This week is Fair Use Week, so at first blush, the Second Circuit’s decision that TVEyes’s service was not a fair use might appear ironic. However, a closer read reveals that the decision does not in any way undermine the Second Circuit’s recent fair use jurisprudence.
As DisCo has previously covered, TVEyes continuously records the audiovisual content of more than 1,400 television and radio channels, imports that content into a database, and enables its clients to view, archive, download, and email to others ten‐minute clips. Fox News sued TVEyes for copyright infringement. In 2014, the district court granted summary judgment to TVEyes. Fox appealed, and now the Second Circuit has reversed the decision below.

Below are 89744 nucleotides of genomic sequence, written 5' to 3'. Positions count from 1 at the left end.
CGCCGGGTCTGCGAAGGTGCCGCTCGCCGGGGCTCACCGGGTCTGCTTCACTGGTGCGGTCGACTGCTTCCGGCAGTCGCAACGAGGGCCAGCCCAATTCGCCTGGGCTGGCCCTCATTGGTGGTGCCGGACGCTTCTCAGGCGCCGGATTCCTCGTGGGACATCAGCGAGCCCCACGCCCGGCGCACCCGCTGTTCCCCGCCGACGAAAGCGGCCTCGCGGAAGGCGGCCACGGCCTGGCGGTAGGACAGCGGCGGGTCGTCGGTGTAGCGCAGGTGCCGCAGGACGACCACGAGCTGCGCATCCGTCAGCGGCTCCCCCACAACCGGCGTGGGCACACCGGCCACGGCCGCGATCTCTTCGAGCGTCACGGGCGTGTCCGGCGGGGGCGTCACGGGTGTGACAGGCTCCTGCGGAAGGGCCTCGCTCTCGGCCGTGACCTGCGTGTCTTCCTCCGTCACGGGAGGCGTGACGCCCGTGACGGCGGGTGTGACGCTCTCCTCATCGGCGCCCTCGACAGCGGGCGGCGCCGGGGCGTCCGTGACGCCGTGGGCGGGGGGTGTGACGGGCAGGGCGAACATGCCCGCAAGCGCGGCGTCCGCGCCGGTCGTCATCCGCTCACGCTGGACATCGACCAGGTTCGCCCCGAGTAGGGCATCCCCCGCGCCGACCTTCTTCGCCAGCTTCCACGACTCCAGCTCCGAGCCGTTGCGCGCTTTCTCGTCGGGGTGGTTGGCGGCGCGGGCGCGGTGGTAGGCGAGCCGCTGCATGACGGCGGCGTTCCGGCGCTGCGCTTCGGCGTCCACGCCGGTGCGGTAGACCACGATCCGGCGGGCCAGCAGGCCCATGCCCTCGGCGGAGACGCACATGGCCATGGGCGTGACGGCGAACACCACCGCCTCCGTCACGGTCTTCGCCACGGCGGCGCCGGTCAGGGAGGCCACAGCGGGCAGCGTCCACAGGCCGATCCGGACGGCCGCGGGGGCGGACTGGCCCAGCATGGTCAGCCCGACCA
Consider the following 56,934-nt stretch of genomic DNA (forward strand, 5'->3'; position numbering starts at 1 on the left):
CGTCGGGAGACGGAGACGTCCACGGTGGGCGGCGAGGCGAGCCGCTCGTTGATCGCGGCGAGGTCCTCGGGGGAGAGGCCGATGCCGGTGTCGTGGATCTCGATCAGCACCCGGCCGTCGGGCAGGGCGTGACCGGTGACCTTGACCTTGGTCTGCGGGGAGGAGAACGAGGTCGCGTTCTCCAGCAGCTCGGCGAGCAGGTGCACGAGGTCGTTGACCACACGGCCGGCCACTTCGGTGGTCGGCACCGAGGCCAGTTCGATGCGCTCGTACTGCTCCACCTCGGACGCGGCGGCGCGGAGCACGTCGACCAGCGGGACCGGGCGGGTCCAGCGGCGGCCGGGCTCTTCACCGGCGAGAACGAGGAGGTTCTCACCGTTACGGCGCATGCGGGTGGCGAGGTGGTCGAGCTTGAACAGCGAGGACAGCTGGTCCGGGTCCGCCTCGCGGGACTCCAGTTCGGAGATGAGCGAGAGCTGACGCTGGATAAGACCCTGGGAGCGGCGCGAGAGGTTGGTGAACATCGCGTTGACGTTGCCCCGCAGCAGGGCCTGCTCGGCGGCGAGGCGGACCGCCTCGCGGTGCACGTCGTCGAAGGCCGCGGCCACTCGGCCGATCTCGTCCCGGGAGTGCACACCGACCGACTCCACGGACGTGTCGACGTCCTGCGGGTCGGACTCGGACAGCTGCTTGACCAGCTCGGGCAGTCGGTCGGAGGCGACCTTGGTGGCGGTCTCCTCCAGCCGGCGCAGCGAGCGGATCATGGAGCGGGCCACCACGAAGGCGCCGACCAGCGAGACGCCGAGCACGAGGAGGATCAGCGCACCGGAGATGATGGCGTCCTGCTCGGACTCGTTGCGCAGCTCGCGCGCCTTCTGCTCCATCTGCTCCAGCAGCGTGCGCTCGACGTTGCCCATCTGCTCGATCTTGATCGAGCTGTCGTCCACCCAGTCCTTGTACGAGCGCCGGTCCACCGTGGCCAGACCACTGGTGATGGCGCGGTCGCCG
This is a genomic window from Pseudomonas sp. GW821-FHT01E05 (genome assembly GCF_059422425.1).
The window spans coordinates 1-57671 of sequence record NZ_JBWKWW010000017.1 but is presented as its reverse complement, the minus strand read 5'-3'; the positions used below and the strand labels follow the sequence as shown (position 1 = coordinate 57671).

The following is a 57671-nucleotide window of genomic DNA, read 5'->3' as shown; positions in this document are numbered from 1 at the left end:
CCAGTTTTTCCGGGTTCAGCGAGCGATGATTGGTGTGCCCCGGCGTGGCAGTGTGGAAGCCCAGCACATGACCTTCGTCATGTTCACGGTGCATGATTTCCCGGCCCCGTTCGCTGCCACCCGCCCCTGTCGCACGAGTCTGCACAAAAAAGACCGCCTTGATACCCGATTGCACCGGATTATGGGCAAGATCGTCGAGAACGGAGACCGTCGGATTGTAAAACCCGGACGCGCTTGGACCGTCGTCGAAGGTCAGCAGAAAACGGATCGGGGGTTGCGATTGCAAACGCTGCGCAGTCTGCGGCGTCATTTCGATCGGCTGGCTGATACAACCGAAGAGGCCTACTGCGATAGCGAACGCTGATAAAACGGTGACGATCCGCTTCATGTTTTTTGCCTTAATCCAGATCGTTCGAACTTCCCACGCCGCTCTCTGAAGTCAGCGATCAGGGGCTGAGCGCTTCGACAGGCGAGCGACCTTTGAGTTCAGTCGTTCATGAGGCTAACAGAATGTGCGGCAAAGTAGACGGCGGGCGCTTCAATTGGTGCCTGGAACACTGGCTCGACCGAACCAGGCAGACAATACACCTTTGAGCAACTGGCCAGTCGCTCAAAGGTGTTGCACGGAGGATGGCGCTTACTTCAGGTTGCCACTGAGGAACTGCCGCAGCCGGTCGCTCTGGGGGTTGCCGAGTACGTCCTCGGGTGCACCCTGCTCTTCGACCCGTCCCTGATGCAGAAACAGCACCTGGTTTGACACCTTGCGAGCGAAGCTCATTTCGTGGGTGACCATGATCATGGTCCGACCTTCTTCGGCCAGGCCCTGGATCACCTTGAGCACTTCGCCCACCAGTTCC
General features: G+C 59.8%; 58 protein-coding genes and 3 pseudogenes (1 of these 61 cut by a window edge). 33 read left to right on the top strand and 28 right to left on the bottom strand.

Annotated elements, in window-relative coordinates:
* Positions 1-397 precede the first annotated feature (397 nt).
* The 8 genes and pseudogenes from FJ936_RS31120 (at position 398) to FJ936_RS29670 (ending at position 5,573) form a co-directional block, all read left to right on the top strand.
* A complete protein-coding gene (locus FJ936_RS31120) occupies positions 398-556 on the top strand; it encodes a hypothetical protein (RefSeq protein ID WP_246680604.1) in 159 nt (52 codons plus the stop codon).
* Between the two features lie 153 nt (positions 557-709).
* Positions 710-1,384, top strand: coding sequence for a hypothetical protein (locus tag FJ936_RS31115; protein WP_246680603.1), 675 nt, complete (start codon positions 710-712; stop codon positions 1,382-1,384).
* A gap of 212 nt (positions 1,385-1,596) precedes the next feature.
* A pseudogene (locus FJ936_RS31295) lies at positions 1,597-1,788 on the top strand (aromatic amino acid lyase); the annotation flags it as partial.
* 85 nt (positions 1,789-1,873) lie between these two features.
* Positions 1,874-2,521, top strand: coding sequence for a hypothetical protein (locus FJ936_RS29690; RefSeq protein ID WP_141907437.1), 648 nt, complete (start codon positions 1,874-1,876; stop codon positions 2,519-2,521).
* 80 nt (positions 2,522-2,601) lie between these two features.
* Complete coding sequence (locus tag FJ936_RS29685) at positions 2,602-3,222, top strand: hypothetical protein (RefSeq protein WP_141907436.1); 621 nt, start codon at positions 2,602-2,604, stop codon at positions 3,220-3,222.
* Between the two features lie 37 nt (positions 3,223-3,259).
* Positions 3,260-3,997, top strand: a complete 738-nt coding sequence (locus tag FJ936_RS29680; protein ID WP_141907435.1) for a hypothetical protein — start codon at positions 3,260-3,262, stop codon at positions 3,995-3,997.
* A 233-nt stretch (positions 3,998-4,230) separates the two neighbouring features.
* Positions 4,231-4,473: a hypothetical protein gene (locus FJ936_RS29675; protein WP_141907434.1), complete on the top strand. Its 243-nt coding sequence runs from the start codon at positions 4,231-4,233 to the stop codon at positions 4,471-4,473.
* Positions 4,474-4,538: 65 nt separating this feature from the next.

The Second Circuit stated that distinct functions should be analyzed separately to determine whether each function is a fair use. The Second Circuit noted that TVEyes had two core offerings: the “Search function,” which allows clients to identify videos that contain keywords of interest; and the “Watch function,” which allows TVEyes clients to view up to ten‐minute, unaltered video clips of copyrighted content. The district court had found the Search function and most aspects of the Watch function to be a fair use. The Second Circuit stressed that Fox did not challenge the Search function finding; “Fox’s challenge is to the Watch function.”
In other words, Fox’s appeal did not question the Second Circuit’s findings in Authors Guild v. HathiTrust and Authors Guild v. Google that the copying necessary to create a search database is a fair use. Rather, this appeal concerned the amount of Fox content TVEyes displayed to its customers in its search results. And the Second Circuit concluded that the ten-minute clips TVEyes displayed exceeded fair use.